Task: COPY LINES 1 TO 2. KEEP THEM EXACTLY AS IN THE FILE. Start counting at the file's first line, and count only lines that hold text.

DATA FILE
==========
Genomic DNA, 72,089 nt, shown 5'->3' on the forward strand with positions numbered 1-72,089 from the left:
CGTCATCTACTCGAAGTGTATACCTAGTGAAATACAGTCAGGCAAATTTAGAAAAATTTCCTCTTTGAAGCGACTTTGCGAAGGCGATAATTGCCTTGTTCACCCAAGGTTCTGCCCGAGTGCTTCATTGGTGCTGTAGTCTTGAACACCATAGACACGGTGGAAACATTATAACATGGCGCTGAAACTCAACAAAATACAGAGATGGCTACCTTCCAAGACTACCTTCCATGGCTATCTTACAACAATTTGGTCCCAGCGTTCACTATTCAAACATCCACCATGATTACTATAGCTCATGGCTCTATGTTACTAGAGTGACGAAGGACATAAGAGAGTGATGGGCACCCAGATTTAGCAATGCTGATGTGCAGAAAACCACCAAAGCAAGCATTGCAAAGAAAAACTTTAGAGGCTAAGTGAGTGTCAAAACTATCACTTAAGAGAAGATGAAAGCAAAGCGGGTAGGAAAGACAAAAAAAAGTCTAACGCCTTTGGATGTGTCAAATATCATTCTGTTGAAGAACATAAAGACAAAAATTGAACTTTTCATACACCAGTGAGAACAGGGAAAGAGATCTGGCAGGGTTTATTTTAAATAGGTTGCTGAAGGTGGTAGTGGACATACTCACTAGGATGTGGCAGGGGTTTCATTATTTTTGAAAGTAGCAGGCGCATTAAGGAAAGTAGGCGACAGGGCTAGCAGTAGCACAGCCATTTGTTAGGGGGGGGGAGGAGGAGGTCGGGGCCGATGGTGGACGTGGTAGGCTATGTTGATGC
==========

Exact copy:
Genomic DNA, 72,089 nt, shown 5'->3' on the forward strand with positions numbered 1-72,089 from the left:
CGTCATCTACTCGAAGTGTATACCTAGTGAAATACAGTCAGGCAAATTTAGAAAAATTTCCTCTTTGAAGCGACTTTGCGAAGGCGATAATTGCCTTGTTCACCCAAGGTTCTGCCCGAGTGCTTCATTGGTGCTGTAGTCTTGAACACCATAGACACGGTGGAAACATTATAACATGGCGCTGAAACTCAACAAAATACAGAGATGGCTACCTTCCAAGACTACCTTCCATGGCTATCTTACAACAATTTGGTCCCAGCGTTCACTATTCAAACATCCACCATGATTACTATAGCTCATGGCTCTATGTTACTAGAGTGACGAAGGACATAAGAGAGTGATGGGCACCCAGATTTAGCAATGCTGATGTGCAGAAAACCACCAAAGCAAGCATTGCAAAGAAAAACTTTAGAGGCTAAGTGAGTGTCAAAACTATCACTTAAGAGAAGATGAAAGCAAAGCGGGTAGGAAAGACAAAAAAAAGTCTAACGCCTTTGGATGTGTCAAATATCATTCTGTTGAAGAACATAAAGACAAAAATTGAACTTTTCATACACCAGTGAGAACAGGGAAAGAGATCTGGCAGGGTTTATTTTAAATAGGTTGCTGAAGGTGGTAGTGGACATACTCACTAGGATGTGGCAGGGGTTTCATTATTTTTGAAAGTAGCAGGCGCATTAAGGAAAGTAGGCGACAGGGCTAGCAGTAGCACAGCCATTTGTTAGGGGGGGGGAGGAGGAGGTCGGGGCCGATGGTGGACGTGGTAGGCTATGTTGATGC